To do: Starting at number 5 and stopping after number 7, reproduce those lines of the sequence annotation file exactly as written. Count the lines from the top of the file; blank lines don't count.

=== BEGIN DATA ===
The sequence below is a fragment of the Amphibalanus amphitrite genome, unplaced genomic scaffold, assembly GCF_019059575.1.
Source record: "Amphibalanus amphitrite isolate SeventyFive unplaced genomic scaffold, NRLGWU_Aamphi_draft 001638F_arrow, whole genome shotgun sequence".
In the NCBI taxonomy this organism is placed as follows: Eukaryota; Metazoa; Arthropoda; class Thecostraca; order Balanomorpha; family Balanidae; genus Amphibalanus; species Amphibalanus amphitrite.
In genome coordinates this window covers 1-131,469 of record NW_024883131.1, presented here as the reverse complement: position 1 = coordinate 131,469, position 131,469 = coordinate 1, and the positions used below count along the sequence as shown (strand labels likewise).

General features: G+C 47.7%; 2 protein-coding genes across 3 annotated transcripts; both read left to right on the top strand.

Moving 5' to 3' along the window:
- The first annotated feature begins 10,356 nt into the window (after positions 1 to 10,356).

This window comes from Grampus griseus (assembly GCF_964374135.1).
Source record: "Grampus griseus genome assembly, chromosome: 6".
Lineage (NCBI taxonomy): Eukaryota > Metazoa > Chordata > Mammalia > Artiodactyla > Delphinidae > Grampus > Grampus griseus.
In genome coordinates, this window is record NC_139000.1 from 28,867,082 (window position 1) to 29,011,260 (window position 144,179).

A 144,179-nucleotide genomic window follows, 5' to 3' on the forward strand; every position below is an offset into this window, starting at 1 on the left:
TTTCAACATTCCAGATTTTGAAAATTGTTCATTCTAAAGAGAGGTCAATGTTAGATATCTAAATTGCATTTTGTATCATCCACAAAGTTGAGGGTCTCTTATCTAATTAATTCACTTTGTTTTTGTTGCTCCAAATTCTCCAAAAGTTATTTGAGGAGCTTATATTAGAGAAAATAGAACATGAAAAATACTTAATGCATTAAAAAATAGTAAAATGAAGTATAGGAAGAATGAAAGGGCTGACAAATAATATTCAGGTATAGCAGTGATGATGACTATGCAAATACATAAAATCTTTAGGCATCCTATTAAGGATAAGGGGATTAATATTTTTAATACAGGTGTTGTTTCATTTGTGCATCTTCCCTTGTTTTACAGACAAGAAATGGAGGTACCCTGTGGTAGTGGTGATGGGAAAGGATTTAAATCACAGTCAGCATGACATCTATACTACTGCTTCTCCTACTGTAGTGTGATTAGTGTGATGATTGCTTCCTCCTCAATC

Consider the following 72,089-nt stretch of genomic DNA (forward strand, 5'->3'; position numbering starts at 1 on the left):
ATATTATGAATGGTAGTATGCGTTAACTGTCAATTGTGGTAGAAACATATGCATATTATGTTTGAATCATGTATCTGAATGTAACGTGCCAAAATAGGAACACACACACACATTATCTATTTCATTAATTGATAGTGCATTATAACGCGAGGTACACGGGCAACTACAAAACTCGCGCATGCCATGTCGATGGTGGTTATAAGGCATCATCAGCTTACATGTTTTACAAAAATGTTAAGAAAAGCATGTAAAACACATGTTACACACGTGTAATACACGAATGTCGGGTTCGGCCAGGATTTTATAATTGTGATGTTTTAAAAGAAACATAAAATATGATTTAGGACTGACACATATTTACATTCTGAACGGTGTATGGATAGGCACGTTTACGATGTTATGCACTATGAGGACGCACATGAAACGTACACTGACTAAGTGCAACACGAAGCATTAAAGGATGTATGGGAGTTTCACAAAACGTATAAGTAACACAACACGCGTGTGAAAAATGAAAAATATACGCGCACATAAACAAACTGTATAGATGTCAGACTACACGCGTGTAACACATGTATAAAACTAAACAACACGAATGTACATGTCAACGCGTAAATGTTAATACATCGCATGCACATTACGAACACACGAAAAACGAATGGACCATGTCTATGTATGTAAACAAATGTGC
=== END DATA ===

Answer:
General features: G+C 47.7%; 2 protein-coding genes across 3 annotated transcripts; both read left to right on the top strand.

Moving 5' to 3' along the window:
- The first annotated feature begins 10,356 nt into the window (after positions 1 to 10,356).